The green flag dropped for the 1990 Daytona 500 and Dale Earnhardt got gone, storming into the lead and relinquishing it only long enough for pit stops for the black jet posing as a Chevrolet race car. Equally impressive, was Schrader who had started in the 40th position and was up to second after the first 40 laps. Shortly thereafter, Schrader lost an engine, and it seemed Dale Earnhardt was in complete control of the event. He did, in fact, lead 155 of 200 laps including the white flag lap. Unfortunately, he did not lead lap 200. Earnhardt had a clear advantage over Derrike Cope, who was running a surprisingly strong second and thrilled to be there. In corner number two, the infamous Chicken Bone Alley, Earnhardt cut down a tire, legend says when he ran over a chicken bone tossed onto the track by a slovenly fan. Earnhardt felt the tire deflating but with victory so close, didn't lift off the throttle, in a desperate attempt to get back to the checkered flag before the tire blew. He made it to the third corner, where the tire let loose and Earnhardt headed for the wall. Derrike Cope slipped underneath him, with Terry Labonte and a hard charging Bill Elliott in his wake. They finished in that order at the line. Ricky Rudd finished fourth. In a bit of a miracle, Earnhardt managed to keep his Chevy out of the wall, and came home a heartbreaking fifth. The UNOCAL bonus rolled over two more races, and Kyle Petty finally claimed the prize at $228,000, plus the $64,000 first prize check, and a Rolls Royce thrown in by a grateful Felix Sabates, at Rockingham. Ironically that was more than Cope won for the Daytona 500, even without the car.
New pit stop rules greeted the Winston cup regulars when they paid their February pilgrimage to Daytona in 1991. Bill Elliott's crew member, Mike Ritch, had been killed in a pit road accident, the last race of 1990 when Ricky Rudd hit some oil and crushed Ritch into the side of Elliott's car while he was changing a rear tire. To try to eliminate the danger on pit road, new NASCAR rules forbade changing tires under caution flag periods. Security was also extremely tight at the track that year, because the United States was involved in Operation Desert Storm and there were fears of a terrorist attack. Like during the fuel crisis, economic uncertainty about the war had some companies reluctant to commit to a promotional expense like sponsoring a race car. Thus, several good teams showed up at the Daytona 500 without sponsorship. In a patriotic move, RJ Reynolds arranged to have five cars painted in the colors of the five branches of the armed services. The most famous of course, was Alan Kulwicki in the Army car, but the others were Mickey Gibbs with Air Force colors, Buddy Baker with the Marine colors, Greg Sacks carrying the Navy sponsorship and Dave Marcis in the Coast Guard car.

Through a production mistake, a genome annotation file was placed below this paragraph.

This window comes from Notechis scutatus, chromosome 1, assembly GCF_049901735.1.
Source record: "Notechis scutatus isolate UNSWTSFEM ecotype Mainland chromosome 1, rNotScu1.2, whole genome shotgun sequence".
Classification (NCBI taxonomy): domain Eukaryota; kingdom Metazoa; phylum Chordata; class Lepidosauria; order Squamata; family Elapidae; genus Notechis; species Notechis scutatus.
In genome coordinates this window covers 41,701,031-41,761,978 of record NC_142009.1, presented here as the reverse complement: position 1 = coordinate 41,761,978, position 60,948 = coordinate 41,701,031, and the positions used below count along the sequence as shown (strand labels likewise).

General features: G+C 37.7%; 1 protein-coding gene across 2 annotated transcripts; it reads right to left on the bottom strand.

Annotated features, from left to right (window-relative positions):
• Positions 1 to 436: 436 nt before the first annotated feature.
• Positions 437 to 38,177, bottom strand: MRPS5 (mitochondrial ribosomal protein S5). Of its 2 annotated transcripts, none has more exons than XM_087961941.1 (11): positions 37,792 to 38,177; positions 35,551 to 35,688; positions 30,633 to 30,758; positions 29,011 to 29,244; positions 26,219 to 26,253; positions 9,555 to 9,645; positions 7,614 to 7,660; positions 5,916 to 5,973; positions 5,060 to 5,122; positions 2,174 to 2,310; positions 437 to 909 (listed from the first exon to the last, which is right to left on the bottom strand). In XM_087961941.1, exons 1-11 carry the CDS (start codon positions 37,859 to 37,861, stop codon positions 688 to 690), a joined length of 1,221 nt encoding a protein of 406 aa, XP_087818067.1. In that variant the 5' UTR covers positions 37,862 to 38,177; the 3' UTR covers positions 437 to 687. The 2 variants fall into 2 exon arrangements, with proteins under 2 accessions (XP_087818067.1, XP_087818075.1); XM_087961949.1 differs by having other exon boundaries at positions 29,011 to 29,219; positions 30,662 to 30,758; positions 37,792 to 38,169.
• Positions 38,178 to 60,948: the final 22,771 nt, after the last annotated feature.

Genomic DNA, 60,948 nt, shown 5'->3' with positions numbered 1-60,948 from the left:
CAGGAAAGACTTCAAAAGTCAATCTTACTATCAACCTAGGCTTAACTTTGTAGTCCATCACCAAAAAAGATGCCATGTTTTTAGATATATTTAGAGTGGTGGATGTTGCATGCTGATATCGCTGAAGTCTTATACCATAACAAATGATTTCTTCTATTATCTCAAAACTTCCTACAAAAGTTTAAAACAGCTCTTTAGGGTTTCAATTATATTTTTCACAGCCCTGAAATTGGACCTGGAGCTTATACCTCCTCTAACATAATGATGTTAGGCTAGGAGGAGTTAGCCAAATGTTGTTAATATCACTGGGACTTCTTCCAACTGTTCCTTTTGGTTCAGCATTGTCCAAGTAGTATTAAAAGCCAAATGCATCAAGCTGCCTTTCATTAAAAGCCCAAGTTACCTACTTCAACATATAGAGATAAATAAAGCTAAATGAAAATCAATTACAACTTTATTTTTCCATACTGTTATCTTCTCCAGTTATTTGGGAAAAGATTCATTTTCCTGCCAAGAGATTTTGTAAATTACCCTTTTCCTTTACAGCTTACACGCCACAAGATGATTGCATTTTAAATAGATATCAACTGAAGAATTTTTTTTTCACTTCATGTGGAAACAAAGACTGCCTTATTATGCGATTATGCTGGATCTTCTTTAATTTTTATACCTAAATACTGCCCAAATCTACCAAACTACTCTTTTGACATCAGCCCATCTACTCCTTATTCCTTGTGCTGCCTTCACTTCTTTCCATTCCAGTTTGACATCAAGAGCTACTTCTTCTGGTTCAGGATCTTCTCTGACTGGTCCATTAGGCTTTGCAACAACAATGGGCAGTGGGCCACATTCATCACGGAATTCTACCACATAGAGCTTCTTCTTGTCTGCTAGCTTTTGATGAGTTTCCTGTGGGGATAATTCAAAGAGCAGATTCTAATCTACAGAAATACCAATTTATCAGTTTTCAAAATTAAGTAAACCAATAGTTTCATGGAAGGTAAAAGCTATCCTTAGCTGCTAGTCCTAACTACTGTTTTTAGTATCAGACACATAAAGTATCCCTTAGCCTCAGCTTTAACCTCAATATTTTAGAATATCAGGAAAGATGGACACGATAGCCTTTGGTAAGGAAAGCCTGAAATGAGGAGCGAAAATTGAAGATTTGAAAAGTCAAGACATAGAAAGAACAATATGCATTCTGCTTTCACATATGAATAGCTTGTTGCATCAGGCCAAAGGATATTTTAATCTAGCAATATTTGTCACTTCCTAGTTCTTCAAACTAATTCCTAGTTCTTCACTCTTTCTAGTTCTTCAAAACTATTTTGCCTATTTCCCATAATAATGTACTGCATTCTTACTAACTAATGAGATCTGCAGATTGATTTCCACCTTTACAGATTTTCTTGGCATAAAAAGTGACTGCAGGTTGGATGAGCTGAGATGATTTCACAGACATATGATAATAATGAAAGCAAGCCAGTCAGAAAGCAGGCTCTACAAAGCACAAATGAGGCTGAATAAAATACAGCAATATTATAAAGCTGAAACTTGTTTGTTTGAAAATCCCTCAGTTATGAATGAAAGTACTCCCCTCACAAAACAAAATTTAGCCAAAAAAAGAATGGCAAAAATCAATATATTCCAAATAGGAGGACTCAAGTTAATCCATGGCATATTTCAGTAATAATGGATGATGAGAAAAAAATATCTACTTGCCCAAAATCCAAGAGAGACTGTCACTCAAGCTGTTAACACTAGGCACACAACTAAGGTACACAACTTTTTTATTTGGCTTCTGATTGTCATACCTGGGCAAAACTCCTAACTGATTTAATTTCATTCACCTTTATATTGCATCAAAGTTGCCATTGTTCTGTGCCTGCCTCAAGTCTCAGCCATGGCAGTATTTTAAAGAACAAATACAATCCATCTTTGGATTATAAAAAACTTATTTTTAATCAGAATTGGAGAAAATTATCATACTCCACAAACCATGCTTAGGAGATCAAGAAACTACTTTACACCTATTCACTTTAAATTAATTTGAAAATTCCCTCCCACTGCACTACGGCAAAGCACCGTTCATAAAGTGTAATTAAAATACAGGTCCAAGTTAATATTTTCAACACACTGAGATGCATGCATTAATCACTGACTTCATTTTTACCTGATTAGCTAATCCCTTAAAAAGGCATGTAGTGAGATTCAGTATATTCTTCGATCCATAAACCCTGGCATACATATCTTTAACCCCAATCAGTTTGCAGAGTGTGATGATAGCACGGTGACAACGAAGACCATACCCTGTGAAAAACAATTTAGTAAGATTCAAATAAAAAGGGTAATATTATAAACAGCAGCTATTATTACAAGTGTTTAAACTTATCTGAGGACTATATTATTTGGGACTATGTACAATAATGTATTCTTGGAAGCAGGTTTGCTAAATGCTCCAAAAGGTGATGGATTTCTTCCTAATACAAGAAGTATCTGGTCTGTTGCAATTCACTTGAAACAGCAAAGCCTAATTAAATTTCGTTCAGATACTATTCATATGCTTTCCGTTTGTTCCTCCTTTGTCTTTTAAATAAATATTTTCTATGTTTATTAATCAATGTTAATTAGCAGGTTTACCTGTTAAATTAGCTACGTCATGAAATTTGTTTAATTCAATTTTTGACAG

Davey Allison, who had earned the pole for the 500, took the first qualifier race in convincing style, leading flag to flag. His victory was sealed when a crash involving World of Outlaws star Sammy Swindell and road race ace Dorsey Schroeder bought out the caution with two laps to go. Looking like the King of old, Richard Petty made a daring pass on Hut Stricklin to come home second. Stricklin, who was running the Bobby Allison Motor Sports car, gave his boss, who had finally returned to the race track after the 1988 Pocono wreck, something extra to cheer about. Dale Earnhardt led every lap of the second qualifier, though Ernie Irvan made a gallant charge at the end that involved a little beating and banging. Kyle Petty came home third.